Tax Planning for Truckers

Making the Most of Every Deduction

Whether you are an independent rig owner or head of a transportation company, you work hard for every penny earned on the road. So, while tax planning may not be on the top you your mind, it should be given some honest attention, especially when dealing with the IRS and State revenue agencies.

As an independent contractor, you probably receive a form 1099-MISC at the end of the year from the company or companies you worked for during the year.  If you are operating as an unincorporated sole proprietor (not a partnership or S-Corp or C-Corp) you probably will be deducting your expenses on Schedule C when you have your taxes prepared.

Deductions You Probably Know

The tax code is complex, but luckily it provides opportunity to deduct many of the costs of running your business. Here are a few of the most common items:

  • Tools
  • Supplies (like gloves, tarps, and chains)
  • Vehicle repairs
  • Home office expenses
  • A percentage of your meals
  • Overnight travel expenses
  • Vehicle insurance premiums.

Deductions You May Not Know About

Your profession has unique requirements to perform your job. Some of your job expenses may also be deductible on your annual tax return. For example, any training you may have paid for to successfully pass your CDL exam or improve your business skills. Or the cost of dues for any association you are a member of that is related to your business. There are other items that you may not be aware are legitimate deductible expenses you may take advantage of to reduce your tax obligation, including:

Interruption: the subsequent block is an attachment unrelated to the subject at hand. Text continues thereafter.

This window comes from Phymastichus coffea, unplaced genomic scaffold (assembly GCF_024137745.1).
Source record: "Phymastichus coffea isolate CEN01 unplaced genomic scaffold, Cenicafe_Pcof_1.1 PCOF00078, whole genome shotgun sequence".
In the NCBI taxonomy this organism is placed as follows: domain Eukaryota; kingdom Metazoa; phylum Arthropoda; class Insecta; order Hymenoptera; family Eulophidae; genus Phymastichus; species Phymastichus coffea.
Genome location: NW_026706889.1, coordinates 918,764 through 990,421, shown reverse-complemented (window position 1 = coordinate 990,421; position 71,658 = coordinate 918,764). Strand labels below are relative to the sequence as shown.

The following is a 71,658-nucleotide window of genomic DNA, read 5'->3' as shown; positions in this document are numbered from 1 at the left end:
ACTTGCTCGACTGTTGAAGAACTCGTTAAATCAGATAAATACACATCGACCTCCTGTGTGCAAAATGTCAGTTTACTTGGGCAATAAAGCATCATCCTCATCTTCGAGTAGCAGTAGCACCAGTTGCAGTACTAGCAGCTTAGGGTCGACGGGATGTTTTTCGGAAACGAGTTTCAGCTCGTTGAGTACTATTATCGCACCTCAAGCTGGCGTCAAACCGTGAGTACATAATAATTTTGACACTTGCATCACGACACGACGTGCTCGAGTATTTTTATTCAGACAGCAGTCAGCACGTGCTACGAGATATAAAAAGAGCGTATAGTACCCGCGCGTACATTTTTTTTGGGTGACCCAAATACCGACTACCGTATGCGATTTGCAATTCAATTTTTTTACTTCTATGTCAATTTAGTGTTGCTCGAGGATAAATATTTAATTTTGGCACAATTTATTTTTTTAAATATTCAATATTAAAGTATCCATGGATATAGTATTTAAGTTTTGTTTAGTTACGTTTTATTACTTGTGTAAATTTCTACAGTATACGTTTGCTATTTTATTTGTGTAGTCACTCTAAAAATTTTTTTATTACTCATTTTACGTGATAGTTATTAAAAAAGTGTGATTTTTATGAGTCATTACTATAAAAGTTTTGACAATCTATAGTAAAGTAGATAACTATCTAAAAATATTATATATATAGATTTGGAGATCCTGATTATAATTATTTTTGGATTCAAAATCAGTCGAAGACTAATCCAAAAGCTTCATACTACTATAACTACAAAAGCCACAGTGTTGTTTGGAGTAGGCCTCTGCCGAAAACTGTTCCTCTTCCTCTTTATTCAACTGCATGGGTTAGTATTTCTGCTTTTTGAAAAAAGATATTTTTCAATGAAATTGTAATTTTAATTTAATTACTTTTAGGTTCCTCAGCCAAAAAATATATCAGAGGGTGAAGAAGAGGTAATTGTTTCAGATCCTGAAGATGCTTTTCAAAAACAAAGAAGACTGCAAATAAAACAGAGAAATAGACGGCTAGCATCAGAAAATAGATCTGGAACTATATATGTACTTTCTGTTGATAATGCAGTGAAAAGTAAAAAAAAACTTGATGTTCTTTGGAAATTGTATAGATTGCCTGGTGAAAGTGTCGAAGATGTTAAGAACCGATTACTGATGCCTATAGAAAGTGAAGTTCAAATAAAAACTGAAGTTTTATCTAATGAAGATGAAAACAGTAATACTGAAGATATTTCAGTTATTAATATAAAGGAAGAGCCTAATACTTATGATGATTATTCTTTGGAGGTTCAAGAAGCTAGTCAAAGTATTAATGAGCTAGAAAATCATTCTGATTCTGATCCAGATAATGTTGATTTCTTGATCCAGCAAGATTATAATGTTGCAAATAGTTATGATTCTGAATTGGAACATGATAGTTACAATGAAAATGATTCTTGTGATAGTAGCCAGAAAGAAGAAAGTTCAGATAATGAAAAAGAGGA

• Depreciation on your truck
  • Tolls and parking fees
  • Fuel Costs
  • Technology, including laptops, cell phones, software and printers
  • Certain medical expenses.

Even if you lease your vehicle, or perhaps rent a trailer periodically, you may be able to deduct this expense on your tax filing.  Record keeping is critically important for justifying many of these deductions, especially reimbursement for fuel expenses, as well as small items such as supplies and repair costs, tires, etc. If you don’t already use a software tool, consider investing in one. Utilizing Quickbooks or a similar program will make your life so much more organized and prepared in the event your accountant or the IRS have questions down the road.

Being in your own business has many challenges as well as a few perks. The limitless opportunities of being your own boss may be tempered by the everyday challenges of making your customers happy, however the rewards are real.  By taking every advantage the tax code provides your small business, you can realize greater profitability and maybe even find opportunities to grow that you never knew existed. If you are interested in discovering more, feel free to reach out to our professionals for a no-obligation conversation about your needs, goals and plans.